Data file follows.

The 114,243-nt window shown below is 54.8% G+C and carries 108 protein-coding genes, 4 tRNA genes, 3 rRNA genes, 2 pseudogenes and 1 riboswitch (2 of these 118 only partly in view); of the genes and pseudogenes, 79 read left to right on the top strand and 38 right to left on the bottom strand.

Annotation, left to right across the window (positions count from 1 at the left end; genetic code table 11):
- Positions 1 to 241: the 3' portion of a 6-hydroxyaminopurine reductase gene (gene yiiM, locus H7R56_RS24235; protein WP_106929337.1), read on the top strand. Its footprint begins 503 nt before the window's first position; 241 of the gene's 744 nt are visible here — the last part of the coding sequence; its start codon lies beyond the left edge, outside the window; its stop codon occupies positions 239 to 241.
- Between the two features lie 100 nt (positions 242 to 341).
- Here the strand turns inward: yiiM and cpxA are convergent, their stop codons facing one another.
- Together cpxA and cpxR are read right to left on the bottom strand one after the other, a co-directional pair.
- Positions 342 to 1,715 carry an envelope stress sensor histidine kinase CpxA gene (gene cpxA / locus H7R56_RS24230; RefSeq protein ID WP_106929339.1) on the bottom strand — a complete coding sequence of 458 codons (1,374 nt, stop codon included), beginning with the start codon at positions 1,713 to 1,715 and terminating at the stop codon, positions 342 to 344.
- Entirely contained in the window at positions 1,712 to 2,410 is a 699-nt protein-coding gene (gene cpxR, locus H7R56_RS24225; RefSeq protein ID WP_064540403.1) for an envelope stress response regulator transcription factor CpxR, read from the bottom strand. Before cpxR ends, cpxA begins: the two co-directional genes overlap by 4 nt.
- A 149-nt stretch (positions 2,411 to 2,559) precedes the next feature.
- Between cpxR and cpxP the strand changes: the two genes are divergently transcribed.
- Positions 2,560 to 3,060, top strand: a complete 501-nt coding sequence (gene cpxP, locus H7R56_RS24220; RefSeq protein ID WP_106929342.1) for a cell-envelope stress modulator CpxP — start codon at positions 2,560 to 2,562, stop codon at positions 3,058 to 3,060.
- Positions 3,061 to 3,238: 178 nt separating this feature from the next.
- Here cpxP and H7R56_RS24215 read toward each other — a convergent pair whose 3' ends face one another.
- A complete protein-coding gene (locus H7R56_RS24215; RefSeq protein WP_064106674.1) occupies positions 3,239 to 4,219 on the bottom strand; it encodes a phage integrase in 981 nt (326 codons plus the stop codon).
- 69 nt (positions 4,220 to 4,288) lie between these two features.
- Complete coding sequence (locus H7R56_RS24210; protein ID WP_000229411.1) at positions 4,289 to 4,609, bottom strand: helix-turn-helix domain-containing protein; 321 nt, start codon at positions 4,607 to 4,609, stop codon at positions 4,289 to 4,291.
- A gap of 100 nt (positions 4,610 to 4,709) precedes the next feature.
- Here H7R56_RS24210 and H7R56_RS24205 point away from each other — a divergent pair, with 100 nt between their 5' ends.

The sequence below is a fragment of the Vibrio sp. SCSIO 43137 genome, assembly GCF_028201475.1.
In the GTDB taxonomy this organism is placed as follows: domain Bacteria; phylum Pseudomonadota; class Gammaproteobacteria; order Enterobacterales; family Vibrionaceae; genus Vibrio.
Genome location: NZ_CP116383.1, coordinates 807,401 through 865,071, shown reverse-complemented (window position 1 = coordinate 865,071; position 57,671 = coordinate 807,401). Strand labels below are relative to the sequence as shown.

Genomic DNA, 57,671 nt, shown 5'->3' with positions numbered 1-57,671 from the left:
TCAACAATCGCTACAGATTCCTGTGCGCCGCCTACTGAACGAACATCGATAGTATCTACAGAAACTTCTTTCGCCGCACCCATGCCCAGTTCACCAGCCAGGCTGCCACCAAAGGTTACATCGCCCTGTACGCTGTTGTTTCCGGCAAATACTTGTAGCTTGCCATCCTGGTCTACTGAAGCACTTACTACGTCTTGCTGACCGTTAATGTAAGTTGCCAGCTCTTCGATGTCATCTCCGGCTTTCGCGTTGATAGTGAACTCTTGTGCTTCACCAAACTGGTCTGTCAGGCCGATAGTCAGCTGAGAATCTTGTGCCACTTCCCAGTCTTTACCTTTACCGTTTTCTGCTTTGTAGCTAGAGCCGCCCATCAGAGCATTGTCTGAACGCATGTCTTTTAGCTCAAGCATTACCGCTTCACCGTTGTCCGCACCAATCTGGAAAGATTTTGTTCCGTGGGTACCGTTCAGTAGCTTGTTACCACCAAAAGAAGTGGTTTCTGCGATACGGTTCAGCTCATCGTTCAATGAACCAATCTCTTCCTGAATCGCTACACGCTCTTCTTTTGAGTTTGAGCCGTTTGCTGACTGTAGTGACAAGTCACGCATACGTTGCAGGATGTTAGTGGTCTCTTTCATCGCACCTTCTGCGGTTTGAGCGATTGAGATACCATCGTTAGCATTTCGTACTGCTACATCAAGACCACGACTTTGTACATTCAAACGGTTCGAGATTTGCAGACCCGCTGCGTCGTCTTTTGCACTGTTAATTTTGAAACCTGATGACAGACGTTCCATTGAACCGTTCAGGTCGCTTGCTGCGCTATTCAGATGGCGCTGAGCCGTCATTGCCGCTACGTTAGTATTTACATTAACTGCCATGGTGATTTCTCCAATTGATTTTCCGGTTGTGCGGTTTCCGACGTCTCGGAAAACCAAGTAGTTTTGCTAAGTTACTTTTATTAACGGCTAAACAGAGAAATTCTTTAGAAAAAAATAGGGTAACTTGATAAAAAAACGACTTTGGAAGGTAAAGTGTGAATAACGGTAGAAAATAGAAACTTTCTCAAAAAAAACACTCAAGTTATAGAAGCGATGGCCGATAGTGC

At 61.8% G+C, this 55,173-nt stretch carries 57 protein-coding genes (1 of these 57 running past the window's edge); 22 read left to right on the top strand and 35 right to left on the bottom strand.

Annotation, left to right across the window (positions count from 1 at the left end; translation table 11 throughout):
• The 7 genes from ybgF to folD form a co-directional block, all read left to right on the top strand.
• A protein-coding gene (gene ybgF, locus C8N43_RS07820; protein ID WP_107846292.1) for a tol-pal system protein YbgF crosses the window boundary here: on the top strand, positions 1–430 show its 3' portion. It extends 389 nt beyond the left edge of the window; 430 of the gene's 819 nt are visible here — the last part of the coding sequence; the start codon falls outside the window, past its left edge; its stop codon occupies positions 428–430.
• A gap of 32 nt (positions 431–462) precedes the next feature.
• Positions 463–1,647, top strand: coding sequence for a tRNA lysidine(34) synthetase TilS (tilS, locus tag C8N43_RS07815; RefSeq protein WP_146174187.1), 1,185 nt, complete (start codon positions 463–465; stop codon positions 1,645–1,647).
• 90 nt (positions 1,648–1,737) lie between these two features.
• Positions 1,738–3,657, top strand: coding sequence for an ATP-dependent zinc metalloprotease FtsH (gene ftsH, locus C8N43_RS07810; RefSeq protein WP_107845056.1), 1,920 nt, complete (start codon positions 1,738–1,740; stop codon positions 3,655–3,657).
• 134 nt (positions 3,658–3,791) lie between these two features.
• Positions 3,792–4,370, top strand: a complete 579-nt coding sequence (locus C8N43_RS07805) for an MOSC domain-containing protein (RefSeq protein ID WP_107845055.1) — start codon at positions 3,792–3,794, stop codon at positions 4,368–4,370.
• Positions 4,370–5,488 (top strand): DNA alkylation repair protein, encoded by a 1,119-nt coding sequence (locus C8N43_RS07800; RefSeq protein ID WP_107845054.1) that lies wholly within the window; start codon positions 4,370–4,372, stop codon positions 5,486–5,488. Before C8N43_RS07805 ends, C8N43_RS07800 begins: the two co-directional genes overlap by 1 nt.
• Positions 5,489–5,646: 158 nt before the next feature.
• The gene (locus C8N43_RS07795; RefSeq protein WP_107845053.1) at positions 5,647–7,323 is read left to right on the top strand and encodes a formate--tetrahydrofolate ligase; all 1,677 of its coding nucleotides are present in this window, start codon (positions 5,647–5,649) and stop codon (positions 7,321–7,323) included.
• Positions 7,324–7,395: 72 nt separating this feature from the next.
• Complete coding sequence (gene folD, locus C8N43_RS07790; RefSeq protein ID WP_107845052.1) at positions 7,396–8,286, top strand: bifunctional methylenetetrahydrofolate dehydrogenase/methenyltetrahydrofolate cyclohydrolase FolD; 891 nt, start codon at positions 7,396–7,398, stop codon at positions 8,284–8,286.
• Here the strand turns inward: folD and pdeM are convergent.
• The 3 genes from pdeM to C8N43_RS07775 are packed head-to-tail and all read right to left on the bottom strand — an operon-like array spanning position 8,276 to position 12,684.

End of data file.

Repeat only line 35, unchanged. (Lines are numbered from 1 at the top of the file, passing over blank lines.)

• Positions 5,489–5,646: 158 nt before the next feature.